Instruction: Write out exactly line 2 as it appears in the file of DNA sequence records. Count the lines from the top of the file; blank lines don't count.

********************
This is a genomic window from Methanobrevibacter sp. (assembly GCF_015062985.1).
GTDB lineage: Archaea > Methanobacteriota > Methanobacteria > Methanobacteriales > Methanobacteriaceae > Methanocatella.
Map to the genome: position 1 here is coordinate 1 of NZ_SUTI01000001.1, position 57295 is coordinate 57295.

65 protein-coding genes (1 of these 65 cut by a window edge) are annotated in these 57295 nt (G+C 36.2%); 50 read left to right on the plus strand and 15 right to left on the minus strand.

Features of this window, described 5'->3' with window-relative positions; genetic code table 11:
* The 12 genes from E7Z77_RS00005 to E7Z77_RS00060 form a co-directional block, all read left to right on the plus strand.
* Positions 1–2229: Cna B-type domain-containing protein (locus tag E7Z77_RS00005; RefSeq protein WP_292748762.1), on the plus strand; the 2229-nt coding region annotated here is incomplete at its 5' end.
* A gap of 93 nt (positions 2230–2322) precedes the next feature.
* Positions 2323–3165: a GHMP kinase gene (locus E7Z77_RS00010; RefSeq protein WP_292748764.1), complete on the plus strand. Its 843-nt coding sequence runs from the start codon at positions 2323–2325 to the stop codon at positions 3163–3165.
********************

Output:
GTDB lineage: Archaea > Methanobacteriota > Methanobacteria > Methanobacteriales > Methanobacteriaceae > Methanocatella.